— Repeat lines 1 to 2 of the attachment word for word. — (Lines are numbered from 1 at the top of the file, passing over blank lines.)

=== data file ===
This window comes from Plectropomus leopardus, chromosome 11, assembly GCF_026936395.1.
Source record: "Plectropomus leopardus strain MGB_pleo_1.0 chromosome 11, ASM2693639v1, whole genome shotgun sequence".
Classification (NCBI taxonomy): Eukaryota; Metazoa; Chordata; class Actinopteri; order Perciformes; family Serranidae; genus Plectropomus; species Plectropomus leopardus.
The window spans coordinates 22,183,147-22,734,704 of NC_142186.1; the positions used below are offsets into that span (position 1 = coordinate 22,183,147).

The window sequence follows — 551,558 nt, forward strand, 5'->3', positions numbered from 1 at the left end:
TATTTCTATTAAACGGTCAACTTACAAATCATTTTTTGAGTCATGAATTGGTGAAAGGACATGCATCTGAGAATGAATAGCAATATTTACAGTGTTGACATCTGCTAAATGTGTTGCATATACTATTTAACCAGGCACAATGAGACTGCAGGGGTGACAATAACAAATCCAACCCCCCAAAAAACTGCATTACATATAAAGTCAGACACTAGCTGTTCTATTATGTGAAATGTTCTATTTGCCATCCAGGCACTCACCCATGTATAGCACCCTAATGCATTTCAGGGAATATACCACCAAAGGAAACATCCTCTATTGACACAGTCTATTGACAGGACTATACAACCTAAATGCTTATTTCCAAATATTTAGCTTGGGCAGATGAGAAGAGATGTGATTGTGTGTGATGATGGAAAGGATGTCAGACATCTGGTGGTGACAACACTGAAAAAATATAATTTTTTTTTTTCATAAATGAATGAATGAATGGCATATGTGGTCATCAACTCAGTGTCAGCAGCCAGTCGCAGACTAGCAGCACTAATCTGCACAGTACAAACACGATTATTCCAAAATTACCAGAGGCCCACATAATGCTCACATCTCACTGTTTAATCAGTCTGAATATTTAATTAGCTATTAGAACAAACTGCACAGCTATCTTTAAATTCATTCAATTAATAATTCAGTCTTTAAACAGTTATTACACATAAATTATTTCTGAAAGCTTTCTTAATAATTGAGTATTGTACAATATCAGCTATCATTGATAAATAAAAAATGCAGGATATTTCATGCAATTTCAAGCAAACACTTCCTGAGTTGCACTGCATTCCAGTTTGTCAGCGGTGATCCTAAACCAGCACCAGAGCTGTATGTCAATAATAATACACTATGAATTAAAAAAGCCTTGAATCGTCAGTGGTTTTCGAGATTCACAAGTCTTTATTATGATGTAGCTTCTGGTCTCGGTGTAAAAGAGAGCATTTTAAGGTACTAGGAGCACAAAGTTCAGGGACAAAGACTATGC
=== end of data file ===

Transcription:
This window comes from Plectropomus leopardus, chromosome 11, assembly GCF_026936395.1.
Source record: "Plectropomus leopardus strain MGB_pleo_1.0 chromosome 11, ASM2693639v1, whole genome shotgun sequence".